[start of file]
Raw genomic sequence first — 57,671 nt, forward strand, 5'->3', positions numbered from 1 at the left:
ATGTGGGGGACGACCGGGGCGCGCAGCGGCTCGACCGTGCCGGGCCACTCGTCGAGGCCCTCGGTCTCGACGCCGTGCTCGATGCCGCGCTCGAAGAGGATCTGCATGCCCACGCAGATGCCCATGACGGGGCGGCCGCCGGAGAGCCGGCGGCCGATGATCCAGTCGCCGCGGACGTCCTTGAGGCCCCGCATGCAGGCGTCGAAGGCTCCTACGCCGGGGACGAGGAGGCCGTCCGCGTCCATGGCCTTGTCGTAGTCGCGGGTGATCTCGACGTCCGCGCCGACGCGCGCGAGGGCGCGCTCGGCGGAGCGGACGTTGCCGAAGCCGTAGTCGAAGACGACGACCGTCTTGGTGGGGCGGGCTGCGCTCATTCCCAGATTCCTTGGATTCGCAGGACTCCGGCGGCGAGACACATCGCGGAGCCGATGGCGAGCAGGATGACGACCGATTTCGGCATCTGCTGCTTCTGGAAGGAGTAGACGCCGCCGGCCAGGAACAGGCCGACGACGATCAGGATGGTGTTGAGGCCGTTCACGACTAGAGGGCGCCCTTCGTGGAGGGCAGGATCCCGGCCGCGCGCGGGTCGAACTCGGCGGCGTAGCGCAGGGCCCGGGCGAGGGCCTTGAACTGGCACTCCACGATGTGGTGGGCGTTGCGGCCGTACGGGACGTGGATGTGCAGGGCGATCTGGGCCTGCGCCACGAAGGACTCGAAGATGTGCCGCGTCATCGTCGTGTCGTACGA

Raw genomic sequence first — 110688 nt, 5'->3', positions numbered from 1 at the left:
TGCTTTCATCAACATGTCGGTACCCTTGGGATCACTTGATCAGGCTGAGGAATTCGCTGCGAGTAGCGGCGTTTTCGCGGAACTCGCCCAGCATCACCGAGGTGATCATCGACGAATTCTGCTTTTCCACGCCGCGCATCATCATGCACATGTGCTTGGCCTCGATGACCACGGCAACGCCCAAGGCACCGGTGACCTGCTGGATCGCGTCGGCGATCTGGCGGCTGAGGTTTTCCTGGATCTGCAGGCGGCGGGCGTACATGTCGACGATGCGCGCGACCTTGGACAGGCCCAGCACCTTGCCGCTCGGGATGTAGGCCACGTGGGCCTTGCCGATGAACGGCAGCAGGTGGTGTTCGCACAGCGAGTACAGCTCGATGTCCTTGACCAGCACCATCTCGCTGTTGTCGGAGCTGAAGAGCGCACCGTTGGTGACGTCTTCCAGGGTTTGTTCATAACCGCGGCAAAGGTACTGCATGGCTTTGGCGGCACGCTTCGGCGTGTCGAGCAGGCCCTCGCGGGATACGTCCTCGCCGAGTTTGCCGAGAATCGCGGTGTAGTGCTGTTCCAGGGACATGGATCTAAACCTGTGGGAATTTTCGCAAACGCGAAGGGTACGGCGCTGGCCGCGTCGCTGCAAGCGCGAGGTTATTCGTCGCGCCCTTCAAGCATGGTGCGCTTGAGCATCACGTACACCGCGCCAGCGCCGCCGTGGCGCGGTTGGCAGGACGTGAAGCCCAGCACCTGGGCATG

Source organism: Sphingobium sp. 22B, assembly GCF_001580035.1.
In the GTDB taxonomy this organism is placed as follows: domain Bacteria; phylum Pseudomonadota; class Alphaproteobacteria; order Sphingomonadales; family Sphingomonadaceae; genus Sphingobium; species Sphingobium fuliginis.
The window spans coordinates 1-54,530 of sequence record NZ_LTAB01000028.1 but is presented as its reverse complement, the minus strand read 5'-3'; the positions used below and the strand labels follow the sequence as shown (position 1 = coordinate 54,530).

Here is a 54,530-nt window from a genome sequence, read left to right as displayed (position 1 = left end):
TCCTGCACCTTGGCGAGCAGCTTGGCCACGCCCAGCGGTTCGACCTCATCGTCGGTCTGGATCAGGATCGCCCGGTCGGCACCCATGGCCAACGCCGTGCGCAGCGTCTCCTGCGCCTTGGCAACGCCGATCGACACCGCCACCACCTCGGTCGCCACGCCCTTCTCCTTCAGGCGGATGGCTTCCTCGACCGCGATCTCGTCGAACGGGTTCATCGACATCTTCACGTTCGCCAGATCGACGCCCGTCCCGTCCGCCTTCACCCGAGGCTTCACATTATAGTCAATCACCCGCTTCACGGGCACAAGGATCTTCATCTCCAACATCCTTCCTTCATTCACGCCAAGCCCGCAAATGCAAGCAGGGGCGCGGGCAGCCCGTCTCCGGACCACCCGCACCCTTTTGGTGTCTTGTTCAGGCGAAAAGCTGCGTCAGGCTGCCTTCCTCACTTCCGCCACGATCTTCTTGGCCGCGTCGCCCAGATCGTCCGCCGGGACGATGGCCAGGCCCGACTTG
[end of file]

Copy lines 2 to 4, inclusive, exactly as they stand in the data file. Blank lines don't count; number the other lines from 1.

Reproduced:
ATGTGGGGGACGACCGGGGCGCGCAGCGGCTCGACCGTGCCGGGCCACTCGTCGAGGCCCTCGGTCTCGACGCCGTGCTCGATGCCGCGCTCGAAGAGGATCTGCATGCCCACGCAGATGCCCATGACGGGGCGGCCGCCGGAGAGCCGGCGGCCGATGATCCAGTCGCCGCGGACGTCCTTGAGGCCCCGCATGCAGGCGTCGAAGGCTCCTACGCCGGGGACGAGGAGGCCGTCCGCGTCCATGGCCTTGTCGTAGTCGCGGGTGATCTCGACGTCCGCGCCGACGCGCGCGAGGGCGCGCTCGGCGGAGCGGACGTTGCCGAAGCCGTAGTCGAAGACGACGACCGTCTTGGTGGGGCGGGCTGCGCTCATTCCCAGATTCCTTGGATTCGCAGGACTCCGGCGGCGAGACACATCGCGGAGCCGATGGCGAGCAGGATGACGACCGATTTCGGCATCTGCTGCTTCTGGAAGGAGTAGACGCCGCCGGCCAGGAACAGGCCGACGACGATCAGGATGGTGTTGAGGCCGTTCACGACTAGAGGGCGCCCTTCGTGGAGGGCAGGATCCCGGCCGCGCGCGGGTCGAACTCGGCGGCGTAGCGCAGGGCCCGGGCGAGGGCCTTGAACTGGCACTCCACGATGTGGTGGGCGTTGCGGCCGTACGGGACGTGGATGTGCAGGGCGATCTGGGCCTGCGCCACGAAGGACTCGAAGATGTGCCGCGTCATCGTCGTGTCGTACGA

Raw genomic sequence first — 110688 nt, 5'->3', positions numbered from 1 at the left:
TGCTTTCATCAACATGTCGGTACCCTTGGGATCACTTGATCAGGCTGAGGAATTCGCTGCGAGTAGCGGCGTTTTCGCGGAACTCGCCCAGCATCACCGAGGTGATCATCGACGAATTCTGCTTTTCCACGCCGCGCATCATCATGCACATGTGCTTGGCCTCGATGACCACGGCAACGCCCAAGGCACCGGTGACCTGCTGGATCGCGTCGGCGATCTGGCGGCTGAGGTTTTCCTGGATCTGCAGGCGGCGGGCGTACATGTCGACGATGCGCGCGACCTTGGACAGGCCCAGCACCTTGCCGCTCGGGATGTAGGCCACGTGGGCCTTGCCGATGAACGGCAGCAGGTGGTGTTCGCACAGCGAGTACAGCTCGATGTCCTTGACCAGCACCATCTCGCTGTTGTCGGAGCTGAAGAGCGCACCGTTGGTGACGTCTTCCAGGGTTTGTTCATAACCGCGGCAAAGGTACTGCATGGCTTTGGCGGCACGCTTCGGCGTGTCGAGCAGGCCCTCGCGGGATACGTCCTCGCCGAGTTTGCCGAGAATCGCGGTGTAGTGCTGTTCCAGGGACATGGATCTAAACCTGTGGGAATTTTCGCAAACGCGAAGGGTACGGCGCTGGCCGCGTCGCTGCAAGCGCGAGGTTATTCGTCGCGCCCTTCAAGCATGGTGCGCTTGAGCATCACGTACACCGCGCCAGCGCCGCCGTGGCGCGGTTGGCAGGACGTGAAGCCCAGCACCTGGGCATG